On the “AI” side they discussed detecting human behaviour patterns that can be used to innovate based on trends, such as the most popular trips or clothes, although if the changes are applied blindly surprises can happen. In booking trips, for example, users really hated the suggestions from other people as everyone wanted to feel “different” and “unique.”
PRIVACY… & TRUST?
Everyone is bothered about the privacy and use of our online data. Chriss Noessel (https://twitter.com/digitalaltruist) praised the GDPR initiative as the way to go and how we should additionally add layers of control, from vendors, users and government, to have a healthy relationship with increasingly capable devices and services.
The general consensus is that the machines still require a lot, although progressively less, human supervision. It’s very difficult today to mimic human nuances and, when a user detects something odd then that’s when frustration and annoyance appear. The problem is that we expect too much from these kind of interactions. As Ana Molina (https://www.linkedin.com/in/amolinaa/) suggested, some of the questions unanswered by bots are also impossible to solve for a human.
USER PSYCHOLOGY & MENTAL PROCESSES
There was a lot of insights about this one, but all of them showed (hoped?) that our efforts as designers have a real impact on society so we have to do our best to progress without losing sight of good ethics and morals.
As Veronica Zammito said, for any interface, in her experience of game design, we have to fulfill a set of expectations from the users. It’s a variant of the maslow pyramid focused on digital consumers.
And EPic games’ Celia Hodent (https://twitter.com/CeliaHodent) showed us some examples of their user testing process and the impact of gamers’ opinions on the final product.
Jay Meissner (https://twitter.com/klick_ass) discussed the importance of entering into the “unknown (for oneself)/unknown (for others)” territory and how that is the territory of bold innovation. He also talked about the importance of finding the sweet spot between human tech and design.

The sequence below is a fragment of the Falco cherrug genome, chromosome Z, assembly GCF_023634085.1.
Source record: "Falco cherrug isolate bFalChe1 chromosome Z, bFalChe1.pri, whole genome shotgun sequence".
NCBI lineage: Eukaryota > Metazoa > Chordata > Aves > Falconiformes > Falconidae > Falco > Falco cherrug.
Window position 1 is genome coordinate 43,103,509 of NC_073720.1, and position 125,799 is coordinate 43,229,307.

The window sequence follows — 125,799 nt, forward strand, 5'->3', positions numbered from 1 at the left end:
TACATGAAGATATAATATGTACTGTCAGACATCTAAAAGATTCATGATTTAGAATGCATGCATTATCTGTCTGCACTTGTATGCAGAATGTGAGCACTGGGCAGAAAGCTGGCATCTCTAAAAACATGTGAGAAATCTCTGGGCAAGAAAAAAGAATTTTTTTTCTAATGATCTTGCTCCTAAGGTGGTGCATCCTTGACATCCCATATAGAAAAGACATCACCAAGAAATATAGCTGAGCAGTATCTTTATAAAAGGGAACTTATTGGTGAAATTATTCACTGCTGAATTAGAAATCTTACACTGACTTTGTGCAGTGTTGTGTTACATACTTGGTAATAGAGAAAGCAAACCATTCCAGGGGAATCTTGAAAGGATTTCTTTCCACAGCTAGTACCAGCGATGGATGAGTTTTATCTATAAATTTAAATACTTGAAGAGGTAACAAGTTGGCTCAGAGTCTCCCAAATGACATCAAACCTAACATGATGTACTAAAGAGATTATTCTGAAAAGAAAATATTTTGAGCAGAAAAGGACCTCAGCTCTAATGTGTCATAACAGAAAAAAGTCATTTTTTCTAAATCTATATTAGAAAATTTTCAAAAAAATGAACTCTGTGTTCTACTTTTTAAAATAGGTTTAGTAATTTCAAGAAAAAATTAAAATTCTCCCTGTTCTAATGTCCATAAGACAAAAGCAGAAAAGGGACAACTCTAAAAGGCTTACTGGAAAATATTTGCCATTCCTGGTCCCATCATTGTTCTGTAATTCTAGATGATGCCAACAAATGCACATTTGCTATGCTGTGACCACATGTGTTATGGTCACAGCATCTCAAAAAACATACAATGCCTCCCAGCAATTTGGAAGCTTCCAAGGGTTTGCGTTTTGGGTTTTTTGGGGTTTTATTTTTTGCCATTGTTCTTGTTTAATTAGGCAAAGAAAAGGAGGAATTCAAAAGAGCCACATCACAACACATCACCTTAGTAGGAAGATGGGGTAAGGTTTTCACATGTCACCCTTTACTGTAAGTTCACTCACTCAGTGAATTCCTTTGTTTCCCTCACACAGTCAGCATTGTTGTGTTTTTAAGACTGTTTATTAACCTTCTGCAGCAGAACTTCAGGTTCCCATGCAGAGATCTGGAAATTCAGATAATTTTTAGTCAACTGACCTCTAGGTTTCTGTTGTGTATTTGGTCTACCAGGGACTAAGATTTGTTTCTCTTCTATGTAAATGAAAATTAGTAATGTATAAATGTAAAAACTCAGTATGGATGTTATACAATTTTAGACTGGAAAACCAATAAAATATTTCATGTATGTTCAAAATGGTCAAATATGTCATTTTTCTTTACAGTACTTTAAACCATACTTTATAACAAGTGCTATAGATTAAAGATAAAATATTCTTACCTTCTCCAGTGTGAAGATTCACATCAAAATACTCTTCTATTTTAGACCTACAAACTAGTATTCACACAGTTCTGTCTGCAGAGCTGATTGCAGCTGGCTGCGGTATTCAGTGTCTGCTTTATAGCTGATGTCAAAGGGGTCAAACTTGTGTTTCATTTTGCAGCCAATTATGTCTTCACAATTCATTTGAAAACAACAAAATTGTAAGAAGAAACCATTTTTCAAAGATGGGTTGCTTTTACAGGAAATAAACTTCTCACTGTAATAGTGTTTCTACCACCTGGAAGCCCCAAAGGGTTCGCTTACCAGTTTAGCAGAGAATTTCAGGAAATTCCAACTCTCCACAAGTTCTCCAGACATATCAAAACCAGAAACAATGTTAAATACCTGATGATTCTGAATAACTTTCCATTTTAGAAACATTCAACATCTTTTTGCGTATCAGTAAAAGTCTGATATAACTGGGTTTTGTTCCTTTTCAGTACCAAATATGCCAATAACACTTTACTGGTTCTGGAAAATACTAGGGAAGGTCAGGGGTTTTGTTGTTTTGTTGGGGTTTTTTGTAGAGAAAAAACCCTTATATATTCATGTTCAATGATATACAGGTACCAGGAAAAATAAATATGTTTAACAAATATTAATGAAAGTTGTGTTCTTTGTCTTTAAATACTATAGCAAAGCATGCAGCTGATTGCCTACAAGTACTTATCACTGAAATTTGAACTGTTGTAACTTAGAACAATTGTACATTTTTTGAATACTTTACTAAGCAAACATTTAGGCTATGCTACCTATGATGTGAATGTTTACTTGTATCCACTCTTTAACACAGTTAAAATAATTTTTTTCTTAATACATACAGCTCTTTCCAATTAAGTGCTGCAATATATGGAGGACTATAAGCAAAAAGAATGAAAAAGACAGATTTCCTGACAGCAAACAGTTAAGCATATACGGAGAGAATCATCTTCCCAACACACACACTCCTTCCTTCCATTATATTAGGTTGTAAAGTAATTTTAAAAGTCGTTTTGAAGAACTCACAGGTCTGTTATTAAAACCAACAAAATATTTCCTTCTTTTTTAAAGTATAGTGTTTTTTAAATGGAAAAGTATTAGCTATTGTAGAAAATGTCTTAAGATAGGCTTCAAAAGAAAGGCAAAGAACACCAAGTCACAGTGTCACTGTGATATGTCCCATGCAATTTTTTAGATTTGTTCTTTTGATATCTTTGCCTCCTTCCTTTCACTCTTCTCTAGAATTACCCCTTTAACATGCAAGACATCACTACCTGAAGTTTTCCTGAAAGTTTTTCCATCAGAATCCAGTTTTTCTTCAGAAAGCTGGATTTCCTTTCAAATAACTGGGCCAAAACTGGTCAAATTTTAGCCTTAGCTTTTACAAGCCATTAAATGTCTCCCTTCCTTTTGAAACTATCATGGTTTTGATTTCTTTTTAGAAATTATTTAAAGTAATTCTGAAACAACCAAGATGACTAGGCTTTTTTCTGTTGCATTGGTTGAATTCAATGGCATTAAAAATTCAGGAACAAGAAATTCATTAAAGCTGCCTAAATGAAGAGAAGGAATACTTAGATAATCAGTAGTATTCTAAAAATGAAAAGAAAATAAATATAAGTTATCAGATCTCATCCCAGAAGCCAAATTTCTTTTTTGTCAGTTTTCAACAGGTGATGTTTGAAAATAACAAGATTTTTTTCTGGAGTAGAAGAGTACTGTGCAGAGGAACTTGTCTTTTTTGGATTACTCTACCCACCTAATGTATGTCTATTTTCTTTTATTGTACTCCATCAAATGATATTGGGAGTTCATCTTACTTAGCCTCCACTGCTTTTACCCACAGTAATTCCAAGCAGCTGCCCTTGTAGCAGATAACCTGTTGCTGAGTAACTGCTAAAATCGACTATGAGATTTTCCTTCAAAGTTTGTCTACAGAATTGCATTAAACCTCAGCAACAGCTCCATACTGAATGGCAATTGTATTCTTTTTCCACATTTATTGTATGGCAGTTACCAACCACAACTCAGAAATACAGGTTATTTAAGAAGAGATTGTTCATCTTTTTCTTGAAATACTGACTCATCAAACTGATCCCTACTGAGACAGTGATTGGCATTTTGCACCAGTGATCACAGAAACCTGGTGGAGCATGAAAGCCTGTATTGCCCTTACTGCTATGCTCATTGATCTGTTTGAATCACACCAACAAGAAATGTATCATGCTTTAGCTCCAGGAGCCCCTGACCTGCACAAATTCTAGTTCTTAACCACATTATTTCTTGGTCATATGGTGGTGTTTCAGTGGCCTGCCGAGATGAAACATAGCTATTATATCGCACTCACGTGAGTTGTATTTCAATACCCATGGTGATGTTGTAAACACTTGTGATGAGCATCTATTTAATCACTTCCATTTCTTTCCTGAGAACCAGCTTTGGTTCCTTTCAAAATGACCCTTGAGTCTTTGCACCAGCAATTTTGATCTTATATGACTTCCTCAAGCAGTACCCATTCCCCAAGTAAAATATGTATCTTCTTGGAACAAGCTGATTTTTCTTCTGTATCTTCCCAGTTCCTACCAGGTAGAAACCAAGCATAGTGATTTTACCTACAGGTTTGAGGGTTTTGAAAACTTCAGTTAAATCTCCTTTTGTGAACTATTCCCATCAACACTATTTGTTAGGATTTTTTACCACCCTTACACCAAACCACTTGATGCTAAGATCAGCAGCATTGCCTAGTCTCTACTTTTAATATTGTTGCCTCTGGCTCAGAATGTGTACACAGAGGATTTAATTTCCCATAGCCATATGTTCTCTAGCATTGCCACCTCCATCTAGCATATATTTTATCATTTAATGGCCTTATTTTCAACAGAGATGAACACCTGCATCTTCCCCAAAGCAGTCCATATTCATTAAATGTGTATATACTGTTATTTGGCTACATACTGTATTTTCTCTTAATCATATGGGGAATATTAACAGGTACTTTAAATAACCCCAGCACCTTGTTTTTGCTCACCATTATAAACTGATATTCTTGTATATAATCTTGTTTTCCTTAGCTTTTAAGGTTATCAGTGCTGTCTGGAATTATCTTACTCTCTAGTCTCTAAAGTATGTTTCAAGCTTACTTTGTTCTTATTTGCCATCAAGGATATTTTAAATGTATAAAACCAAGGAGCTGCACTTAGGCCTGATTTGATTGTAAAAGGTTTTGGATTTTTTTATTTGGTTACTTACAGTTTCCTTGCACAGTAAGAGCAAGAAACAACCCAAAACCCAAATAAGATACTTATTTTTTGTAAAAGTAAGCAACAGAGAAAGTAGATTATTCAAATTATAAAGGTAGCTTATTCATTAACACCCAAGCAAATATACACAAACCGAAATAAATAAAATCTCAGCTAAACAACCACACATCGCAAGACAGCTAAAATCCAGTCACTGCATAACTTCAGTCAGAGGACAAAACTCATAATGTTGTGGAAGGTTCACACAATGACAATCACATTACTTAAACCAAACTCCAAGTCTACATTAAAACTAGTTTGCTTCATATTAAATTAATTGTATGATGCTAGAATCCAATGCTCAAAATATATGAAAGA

Payal Waphwa (https://www.linkedin.com/in/payal-wadhwa-a144759/) showed clear examples of how technology is increasingly being adopted by the general public and how this creates mixed realities were it can be difficult to know where a relationship starts and ends with a company.
And last, but not least, Pablo Stanley (https://twitter.com/pablostanley) talked about “conductual economics”, and how irrational and perplexing our feelings are when confronted by limited or expanded offerings, and how surprisingly the limited usually delivers more “sales”. He also discussed how we process “anchor information” which can affect our decisions subliminally, something he refers to as the “endowment effect” and how we attach ourselves to products or services that we’ve used or tried for a while. He also touched on how everyone is mentally wired to minimise risks, the “loss aversion” effect, that interferes in lose/win situations.
The main idea is that we know how to trigger certain responses from the users, it’s in our roof to “manipulate these responsibly” in order to push them in a positive and productive way.
THE FINAL RECAP
It feels great to see how leading speakers from top companies validate our core values in events like this. empathy.co has always been committed to create compelling and memorable interfaces: focusing on flows, anticipation and the right amount of AI to avoid “creepiness.” We also implemented GDPR fully from the very beginning, but what makes us most proud is to be able to create products that feel alive and that really impact clients and users, in a “responsible way.”
Let’s see what Experience Fighters 2020 will bring and always remember…